(Any Jekyll user can relate to Jasper’s Ruby struggles. It’s often the most challenging part of installing Jekyll.)
Not finding any satisfactory options, Jasper did what many developers would do in this situation, and built his own SSG. Jekyll spurred many developers to build something different in their language of choice; going forward, we’ll see this trend repeat across many SSGs. In this case, Jasper was learning Haskell, and creating a new SSG was the perfect opportunity to apply his new knowledge.
Hakyll stands out from its predecessors for two reasons:
- It’s highly configurable — you have deep control over the routing and compilers (how pages are processed).
- It has tight integration with pandoc — pandoc is the Swiss Army knife of file conversions. You could write your content in Jira Wiki and output it as a PDF or Asciidoc to HTML. It supports many different formats allowing you to write and output in the languages you need.
These strengths are also Hakyll’s weaknesses — if you want a simple SSG to quickly spin up a Markdown blog, this is probably not the SSG for you.
Pelican wasn’t the first Python-based static site generator, but it was the first to gather considerable popularity. Alexis Metaireau created Pelican in November 2010 to scratch his own itch:
I was previously using wordpress, a solution you can host on a web server to manage your blog. Most of the time, I prefer using markup languages such as Markdown or RestructuredText to type my articles. To do so, I use vim. I think it is important to let the people choose the tool they want to write the articles. In my opinion, a blog manager should just allow you to take any kind of input and transform it to a weblog. That’s what pelican does. You can write your articles using the tool you want, and the markup language you want, and then generate a static HTML weblog.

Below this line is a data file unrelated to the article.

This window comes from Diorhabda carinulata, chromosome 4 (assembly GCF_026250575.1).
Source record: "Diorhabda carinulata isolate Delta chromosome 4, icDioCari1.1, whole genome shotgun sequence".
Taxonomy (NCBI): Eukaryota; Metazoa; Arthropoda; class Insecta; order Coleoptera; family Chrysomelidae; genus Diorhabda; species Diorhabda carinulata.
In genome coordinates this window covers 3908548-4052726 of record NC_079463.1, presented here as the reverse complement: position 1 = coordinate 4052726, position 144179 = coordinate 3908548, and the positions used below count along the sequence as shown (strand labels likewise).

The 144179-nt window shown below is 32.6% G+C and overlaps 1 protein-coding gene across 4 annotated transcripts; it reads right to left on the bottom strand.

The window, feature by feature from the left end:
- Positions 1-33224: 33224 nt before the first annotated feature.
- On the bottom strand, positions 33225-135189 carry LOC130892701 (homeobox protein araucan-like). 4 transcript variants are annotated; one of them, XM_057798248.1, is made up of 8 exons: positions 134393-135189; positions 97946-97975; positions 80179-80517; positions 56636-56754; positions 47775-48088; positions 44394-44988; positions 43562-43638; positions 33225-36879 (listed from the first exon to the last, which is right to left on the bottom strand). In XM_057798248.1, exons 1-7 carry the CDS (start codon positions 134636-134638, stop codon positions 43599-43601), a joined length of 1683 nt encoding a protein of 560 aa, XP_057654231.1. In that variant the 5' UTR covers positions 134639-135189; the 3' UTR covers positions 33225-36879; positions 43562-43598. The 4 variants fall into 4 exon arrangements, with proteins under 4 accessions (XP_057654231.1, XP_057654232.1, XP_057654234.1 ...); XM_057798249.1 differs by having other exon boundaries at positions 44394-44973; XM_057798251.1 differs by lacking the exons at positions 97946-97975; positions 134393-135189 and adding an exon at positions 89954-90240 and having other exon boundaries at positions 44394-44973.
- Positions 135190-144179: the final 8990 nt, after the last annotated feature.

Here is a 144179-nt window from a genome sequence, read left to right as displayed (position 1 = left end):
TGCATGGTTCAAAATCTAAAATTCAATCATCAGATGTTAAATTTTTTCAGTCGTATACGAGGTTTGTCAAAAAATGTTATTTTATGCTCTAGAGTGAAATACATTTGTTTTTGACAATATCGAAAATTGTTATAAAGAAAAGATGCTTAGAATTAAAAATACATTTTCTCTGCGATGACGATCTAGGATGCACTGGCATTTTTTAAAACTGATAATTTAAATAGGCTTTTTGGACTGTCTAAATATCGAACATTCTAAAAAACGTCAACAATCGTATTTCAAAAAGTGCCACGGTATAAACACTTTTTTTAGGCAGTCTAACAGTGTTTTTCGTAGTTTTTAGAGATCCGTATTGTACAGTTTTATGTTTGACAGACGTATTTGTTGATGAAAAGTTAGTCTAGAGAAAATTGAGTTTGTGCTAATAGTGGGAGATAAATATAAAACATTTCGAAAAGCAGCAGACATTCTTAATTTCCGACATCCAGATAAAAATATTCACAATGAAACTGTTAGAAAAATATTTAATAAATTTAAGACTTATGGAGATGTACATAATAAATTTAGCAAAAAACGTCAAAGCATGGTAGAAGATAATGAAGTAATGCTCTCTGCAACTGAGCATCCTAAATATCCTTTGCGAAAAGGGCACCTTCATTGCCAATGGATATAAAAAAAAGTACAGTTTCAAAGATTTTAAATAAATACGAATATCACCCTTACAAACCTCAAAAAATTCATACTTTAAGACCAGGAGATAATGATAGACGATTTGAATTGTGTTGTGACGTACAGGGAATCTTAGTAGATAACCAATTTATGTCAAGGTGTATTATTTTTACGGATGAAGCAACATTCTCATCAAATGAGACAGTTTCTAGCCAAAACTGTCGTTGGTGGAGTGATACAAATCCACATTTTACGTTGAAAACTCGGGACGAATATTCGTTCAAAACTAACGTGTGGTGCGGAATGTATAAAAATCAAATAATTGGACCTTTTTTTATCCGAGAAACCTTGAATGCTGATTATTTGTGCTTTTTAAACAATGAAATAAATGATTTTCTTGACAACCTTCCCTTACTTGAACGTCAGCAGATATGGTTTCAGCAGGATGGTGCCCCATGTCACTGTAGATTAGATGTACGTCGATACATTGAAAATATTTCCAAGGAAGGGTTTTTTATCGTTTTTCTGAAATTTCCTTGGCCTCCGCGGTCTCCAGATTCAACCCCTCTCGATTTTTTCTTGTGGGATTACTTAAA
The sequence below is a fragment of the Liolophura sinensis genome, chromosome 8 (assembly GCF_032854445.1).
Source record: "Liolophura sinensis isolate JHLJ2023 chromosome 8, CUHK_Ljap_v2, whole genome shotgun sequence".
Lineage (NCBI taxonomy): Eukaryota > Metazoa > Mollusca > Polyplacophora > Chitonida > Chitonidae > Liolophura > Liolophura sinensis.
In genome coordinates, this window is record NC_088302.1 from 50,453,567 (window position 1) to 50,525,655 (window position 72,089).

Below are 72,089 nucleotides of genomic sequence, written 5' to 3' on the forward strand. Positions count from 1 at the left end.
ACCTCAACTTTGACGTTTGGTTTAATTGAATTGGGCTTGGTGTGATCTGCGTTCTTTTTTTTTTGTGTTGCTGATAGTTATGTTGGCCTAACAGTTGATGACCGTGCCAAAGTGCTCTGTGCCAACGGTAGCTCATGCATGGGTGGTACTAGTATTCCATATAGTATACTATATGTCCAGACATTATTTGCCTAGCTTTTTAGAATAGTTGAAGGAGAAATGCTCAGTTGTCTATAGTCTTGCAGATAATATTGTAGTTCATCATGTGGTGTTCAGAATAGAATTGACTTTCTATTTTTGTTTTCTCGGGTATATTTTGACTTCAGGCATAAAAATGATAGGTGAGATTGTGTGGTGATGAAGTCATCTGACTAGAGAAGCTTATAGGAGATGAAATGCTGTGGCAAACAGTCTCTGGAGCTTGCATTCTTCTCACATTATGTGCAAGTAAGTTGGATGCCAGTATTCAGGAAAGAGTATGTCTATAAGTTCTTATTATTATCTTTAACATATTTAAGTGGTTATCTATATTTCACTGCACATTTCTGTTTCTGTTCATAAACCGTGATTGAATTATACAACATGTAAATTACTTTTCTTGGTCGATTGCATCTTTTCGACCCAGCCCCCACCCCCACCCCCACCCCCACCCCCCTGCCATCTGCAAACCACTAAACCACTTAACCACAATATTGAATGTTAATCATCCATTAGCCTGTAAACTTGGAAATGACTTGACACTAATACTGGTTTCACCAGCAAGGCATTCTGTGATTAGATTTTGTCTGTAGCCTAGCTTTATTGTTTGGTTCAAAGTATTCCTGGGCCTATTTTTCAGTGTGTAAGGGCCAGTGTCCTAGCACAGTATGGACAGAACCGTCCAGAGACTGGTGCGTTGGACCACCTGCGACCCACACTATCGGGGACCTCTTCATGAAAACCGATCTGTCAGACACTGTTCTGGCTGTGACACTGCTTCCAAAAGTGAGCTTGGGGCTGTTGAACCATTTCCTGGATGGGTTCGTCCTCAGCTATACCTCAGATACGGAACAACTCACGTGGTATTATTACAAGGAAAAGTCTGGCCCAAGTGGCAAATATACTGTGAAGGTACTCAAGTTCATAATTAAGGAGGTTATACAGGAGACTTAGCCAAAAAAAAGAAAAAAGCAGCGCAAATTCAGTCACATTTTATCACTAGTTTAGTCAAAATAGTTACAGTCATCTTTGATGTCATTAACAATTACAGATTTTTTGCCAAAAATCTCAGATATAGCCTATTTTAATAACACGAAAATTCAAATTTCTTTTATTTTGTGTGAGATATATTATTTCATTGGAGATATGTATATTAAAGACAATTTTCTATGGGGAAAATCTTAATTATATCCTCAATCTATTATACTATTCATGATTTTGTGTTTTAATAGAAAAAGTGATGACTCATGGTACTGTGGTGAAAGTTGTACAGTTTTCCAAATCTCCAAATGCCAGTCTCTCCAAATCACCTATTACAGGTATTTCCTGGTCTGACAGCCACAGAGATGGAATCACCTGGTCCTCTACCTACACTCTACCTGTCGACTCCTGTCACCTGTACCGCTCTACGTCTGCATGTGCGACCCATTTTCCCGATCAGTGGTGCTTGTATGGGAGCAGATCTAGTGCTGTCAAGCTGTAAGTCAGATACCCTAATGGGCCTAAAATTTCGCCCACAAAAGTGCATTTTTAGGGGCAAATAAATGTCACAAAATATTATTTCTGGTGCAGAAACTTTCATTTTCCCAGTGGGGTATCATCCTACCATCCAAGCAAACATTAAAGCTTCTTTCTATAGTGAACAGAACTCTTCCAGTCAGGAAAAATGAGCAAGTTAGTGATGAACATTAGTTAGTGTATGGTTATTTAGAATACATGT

Using Jinja2 as a templating language and accessing the Python ecosystem was a huge win for the Python audience. Many of Pelican’s features mirror Jekyll’s, some with a bit of Pelican flair of their own. For example, front matter does not have the triple dash lines:
Title: My super title
Date: 2010-12-03 10:20
This is the content of my super blog post.
In other areas, Pelican outshines Jekyll. In particular:
- Translations — Is core functionality in Pelican.
- Pagination — The pagination in Jekyll is notoriously painful. Pagination in Pelican is a core feature that can be configured to your needs.
- Atom & RSS Feed support — Jekyll has Atom feeds through a plugin. Pelican goes to the next level allowing you to have a feed per category, tag, and/or author, in addition to an overall feed.
Justin Mayer took over the reins as Pelican’s lead maintainer in 2014, and he has steadily added new functionality, fixed bugs, and added quality-of-life improvements since then.
We’ve stepped through years of recreating and iterating on Jekyll — all vital to the current state of our SSG ecosystem. But what came next?
To my mind, it’s an era of experimentation, of reinvention, of challenging Jekyll’s foundations.